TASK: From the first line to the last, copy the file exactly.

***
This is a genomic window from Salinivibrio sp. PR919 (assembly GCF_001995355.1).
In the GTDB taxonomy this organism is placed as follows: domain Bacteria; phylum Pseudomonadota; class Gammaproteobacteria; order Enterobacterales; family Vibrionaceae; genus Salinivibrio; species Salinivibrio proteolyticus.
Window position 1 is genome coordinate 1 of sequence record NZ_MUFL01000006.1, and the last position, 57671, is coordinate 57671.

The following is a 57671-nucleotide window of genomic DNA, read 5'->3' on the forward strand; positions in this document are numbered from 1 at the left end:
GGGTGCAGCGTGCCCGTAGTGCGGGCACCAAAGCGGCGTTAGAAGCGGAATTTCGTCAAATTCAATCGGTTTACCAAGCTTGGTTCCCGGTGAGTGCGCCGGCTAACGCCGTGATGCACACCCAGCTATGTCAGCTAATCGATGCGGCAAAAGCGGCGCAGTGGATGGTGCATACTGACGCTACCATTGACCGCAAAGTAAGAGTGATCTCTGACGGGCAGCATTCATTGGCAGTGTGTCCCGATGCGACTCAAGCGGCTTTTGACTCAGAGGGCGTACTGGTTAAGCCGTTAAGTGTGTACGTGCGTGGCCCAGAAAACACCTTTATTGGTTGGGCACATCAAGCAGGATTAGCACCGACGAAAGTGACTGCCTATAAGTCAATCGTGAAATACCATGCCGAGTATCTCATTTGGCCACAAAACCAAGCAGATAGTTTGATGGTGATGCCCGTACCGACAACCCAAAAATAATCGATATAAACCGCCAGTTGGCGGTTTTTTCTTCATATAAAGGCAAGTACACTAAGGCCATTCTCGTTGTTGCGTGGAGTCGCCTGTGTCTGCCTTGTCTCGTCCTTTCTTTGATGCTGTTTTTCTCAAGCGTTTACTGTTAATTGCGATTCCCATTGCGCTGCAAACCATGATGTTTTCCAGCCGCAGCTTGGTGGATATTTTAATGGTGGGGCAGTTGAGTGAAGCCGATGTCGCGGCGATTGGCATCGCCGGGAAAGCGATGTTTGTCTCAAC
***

This is a genomic window from Salinivibrio sp. PR919 (assembly GCF_001995355.1).
In the GTDB taxonomy this organism is placed as follows: domain Bacteria; phylum Pseudomonadota; class Gammaproteobacteria; order Enterobacterales; family Vibrionaceae; genus Salinivibrio; species Salinivibrio proteolyticus.
Window position 1 is genome coordinate 1 of sequence record NZ_MUFL01000006.1, and the last position, 57671, is coordinate 57671.

The following is a 57671-nucleotide window of genomic DNA, read 5'->3' on the forward strand; positions in this document are numbered from 1 at the left end:
GGGTGCAGCGTGCCCGTAGTGCGGGCACCAAAGCGGCGTTAGAAGCGGAATTTCGTCAAATTCAATCGGTTTACCAAGCTTGGTTCCCGGTGAGTGCGCCGGCTAACGCCGTGATGCACACCCAGCTATGTCAGCTAATCGATGCGGCAAAAGCGGCGCAGTGGATGGTGCATACTGACGCTACCATTGACCGCAAAGTAAGAGTGATCTCTGACGGGCAGCATTCATTGGCAGTGTGTCCCGATGCGACTCAAGCGGCTTTTGACTCAGAGGGCGTACTGGTTAAGCCGTTAAGTGTGTACGTGCGTGGCCCAGAAAACACCTTTATTGGTTGGGCACATCAAGCAGGATTAGCACCGACGAAAGTGACTGCCTATAAGTCAATCGTGAAATACCATGCCGAGTATCTCATTTGGCCACAAAACCAAGCAGATAGTTTGATGGTGATGCCCGTACCGACAACCCAAAAATAATCGATATAAACCGCCAGTTGGCGGTTTTTTCTTCATATAAAGGCAAGTACACTAAGGCCATTCTCGTTGTTGCGTGGAGTCGCCTGTGTCTGCCTTGTCTCGTCCTTTCTTTGATGCTGTTTTTCTCAAGCGTTTACTGTTAATTGCGATTCCCATTGCGCTGCAAACCATGATGTTTTCCAGCCGCAGCTTGGTGGATATTTTAATGGTGGGGCAGTTGAGTGAAGCCGATGTCGCGGCGATTGGCATCGCCGGGAAAGCGATGTTTGTCTCAAC